- Order: Caprimulgiformes
- Family: Nyctibiidae
- Polytypic 2 Subspecies
Iguazú National Park, Misiones, Argentina; 14 November 2008 © Martjan Lammertink
Common Potoo is a large nocturnal bird of lowland forests and forest edges of southern Central America and the lowlands of northern and central South America. During the day, Common Potoos usually roost on snags, exposed branches or fenceposts, where their disruptive coloration helps them remain avoid detection. They forage at night by sallying from exposed perches to catch flying insects. Common Potoos most frequently are detected by their amazingly haunting, descending song. They also can be located at night with a spotlight by searching for eyeshine at the tops of exposed perches. Common Potoos lay only a single egg, and do not build a nest; the egg is nestled on top of a stump or a broken branch, or in a slight depression on a large tree limb.
Voudouris, Peter. 2015. Common Potoo (Nyctibius griseus), Neotropical Birds Online (T. S. Schulenberg, Editor). Ithaca: Cornell Lab of Ornithology; retrieved from Neotropical Birds Online: http://neotropical.birds.cornell.edu/portal/species/overview?p_p_spp=693936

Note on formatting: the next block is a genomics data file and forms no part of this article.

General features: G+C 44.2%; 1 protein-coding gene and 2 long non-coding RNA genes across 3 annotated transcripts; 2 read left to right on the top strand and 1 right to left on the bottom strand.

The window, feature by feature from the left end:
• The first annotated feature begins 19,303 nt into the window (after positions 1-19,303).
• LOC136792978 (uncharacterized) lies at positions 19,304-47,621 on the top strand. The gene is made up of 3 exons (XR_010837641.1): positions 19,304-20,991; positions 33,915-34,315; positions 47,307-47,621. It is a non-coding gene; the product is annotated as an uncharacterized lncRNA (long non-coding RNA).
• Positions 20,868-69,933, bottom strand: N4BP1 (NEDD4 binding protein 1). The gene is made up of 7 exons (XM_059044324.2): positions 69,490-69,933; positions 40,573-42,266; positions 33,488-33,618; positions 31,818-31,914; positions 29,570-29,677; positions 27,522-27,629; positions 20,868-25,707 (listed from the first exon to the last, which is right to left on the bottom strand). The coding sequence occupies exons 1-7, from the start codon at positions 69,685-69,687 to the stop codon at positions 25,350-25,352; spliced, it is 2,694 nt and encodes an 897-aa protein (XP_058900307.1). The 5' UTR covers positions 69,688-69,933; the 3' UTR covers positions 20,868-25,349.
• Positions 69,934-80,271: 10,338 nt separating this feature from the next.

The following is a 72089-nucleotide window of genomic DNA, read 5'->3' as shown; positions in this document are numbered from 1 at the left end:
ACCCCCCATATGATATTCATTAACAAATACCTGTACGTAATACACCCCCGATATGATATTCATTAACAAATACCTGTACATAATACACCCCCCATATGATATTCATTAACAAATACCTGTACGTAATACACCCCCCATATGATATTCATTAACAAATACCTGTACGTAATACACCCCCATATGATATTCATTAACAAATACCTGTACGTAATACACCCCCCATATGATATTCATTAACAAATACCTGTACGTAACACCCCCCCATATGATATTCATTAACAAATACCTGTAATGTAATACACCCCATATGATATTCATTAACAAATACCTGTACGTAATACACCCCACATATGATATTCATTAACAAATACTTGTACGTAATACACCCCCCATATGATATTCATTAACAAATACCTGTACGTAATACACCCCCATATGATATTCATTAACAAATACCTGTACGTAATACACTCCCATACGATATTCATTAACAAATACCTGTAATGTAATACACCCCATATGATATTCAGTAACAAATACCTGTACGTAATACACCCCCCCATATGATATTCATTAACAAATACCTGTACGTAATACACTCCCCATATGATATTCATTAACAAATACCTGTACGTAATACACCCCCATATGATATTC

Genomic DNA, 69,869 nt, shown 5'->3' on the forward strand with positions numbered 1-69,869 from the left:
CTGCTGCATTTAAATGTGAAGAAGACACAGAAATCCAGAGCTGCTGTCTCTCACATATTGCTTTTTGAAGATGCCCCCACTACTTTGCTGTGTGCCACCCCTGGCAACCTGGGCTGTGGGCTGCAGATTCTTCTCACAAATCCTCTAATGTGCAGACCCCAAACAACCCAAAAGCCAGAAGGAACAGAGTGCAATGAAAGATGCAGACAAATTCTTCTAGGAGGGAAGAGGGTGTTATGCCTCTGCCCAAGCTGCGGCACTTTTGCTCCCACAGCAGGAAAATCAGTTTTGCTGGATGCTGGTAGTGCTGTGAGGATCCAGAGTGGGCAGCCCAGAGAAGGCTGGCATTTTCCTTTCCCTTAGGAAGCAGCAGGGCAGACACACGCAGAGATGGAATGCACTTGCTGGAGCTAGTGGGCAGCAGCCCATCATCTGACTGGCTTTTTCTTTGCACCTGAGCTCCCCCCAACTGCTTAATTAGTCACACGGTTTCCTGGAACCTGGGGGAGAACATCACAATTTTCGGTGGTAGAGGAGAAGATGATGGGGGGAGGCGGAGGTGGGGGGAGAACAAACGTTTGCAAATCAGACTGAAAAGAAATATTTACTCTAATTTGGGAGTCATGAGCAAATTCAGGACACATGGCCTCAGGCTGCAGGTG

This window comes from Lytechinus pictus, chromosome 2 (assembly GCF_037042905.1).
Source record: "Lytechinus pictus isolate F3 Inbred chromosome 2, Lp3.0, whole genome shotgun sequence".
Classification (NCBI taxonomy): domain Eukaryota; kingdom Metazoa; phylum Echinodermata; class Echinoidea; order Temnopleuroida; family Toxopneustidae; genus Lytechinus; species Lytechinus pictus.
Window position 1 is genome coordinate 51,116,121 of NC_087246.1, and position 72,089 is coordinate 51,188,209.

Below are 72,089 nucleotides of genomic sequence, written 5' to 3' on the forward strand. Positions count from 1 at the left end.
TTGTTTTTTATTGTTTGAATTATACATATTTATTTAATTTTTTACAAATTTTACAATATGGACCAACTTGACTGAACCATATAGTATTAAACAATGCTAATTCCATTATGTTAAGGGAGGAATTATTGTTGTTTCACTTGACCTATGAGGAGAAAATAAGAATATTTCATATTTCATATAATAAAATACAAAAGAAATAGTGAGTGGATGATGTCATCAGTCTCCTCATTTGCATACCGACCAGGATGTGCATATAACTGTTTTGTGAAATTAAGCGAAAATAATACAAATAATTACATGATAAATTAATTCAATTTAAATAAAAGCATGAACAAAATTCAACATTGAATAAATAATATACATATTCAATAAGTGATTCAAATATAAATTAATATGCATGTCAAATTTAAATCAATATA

This map is based on the maps available from the NatureServe InfoNatura website. The data for these maps are provided by NatureServe in collaboration with Robert Ridgely, James Zook, The Nature Conservancy - Migratory Bird Program, Conservation International - CABS, World Wildlife Fund - US, and Environment Canada - WILDSPACE.
- Migration/Movement:Resident (nonmigratory)
- Primary Habitat:Tropical lowland evergreen forest edge
- Foraging Strata:Canopy
- Foraging Behavior:Sally
- Diet:Terrestrial invertebrates
- Mating System:Monogamy
- Nest Form:No Nest
- Clutch: 1 - 1
- IUCN Status:Least Concern